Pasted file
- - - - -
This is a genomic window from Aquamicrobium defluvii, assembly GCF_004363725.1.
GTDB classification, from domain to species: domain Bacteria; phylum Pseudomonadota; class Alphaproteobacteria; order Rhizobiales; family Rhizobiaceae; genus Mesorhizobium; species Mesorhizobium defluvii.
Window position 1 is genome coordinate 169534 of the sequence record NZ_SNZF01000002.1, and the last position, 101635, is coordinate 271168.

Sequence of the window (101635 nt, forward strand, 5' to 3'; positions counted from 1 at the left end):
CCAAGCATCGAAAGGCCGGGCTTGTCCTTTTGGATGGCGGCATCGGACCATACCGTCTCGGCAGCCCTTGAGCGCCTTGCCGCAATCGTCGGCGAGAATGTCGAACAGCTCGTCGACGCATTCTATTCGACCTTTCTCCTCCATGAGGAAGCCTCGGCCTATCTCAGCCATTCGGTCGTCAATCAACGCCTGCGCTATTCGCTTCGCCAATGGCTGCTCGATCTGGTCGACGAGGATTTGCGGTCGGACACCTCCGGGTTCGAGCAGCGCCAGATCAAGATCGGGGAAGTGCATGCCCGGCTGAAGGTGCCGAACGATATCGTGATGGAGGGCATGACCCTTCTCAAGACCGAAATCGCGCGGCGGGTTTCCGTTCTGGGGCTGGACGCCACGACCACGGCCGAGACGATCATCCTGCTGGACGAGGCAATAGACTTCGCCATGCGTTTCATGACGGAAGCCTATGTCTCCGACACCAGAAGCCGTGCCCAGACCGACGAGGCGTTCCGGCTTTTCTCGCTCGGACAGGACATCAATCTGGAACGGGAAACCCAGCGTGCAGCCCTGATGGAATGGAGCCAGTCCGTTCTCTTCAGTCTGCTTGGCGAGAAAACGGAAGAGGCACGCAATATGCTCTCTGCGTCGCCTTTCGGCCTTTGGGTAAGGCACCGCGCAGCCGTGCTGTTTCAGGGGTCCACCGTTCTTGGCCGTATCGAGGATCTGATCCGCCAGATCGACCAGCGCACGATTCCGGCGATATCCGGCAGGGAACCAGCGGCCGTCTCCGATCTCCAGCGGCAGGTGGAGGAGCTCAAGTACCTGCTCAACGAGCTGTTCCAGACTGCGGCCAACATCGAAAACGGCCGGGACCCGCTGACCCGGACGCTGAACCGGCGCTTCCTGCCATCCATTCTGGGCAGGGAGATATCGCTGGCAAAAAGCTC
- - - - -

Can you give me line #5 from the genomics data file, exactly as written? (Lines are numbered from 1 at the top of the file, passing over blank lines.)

CCAAGCATCGAAAGGCCGGGCTTGTCCTTTTGGATGGCGGCATCGGACCATACCGTCTCGGCAGCCCTTGAGCGCCTTGCCGCAATCGTCGGCGAGAATGTCGAACAGCTCGTCGACGCATTCTATTCGACCTTTCTCCTCCATGAGGAAGCCTCGGCCTATCTCAGCCATTCGGTCGTCAATCAACGCCTGCGCTATTCGCTTCGCCAATGGCTGCTCGATCTGGTCGACGAGGATTTGCGGTCGGACACCTCCGGGTTCGAGCAGCGCCAGATCAAGATCGGGGAAGTGCATGCCCGGCTGAAGGTGCCGAACGATATCGTGATGGAGGGCATGACCCTTCTCAAGACCGAAATCGCGCGGCGGGTTTCCGTTCTGGGGCTGGACGCCACGACCACGGCCGAGACGATCATCCTGCTGGACGAGGCAATAGACTTCGCCATGCGTTTCATGACGGAAGCCTATGTCTCCGACACCAGAAGCCGTGCCCAGACCGACGAGGCGTTCCGGCTTTTCTCGCTCGGACAGGACATCAATCTGGAACGGGAAACCCAGCGTGCAGCCCTGATGGAATGGAGCCAGTCCGTTCTCTTCAGTCTGCTTGGCGAGAAAACGGAAGAGGCACGCAATATGCTCTCTGCGTCGCCTTTCGGCCTTTGGGTAAGGCACCGCGCAGCCGTGCTGTTTCAGGGGTCCACCGTTCTTGGCCGTATCGAGGATCTGATCCGCCAGATCGACCAGCGCACGATTCCGGCGATATCCGGCAGGGAACCAGCGGCCGTCTCCGATCTCCAGCGGCAGGTGGAGGAGCTCAAGTACCTGCTCAACGAGCTGTTCCAGACTGCGGCCAACATCGAAAACGGCCGGGACCCGCTGACCCGGACGCTGAACCGGCGCTTCCTGCCATCCATTCTGGGCAGGGAGATATCGCTGGCAAAAAGCTC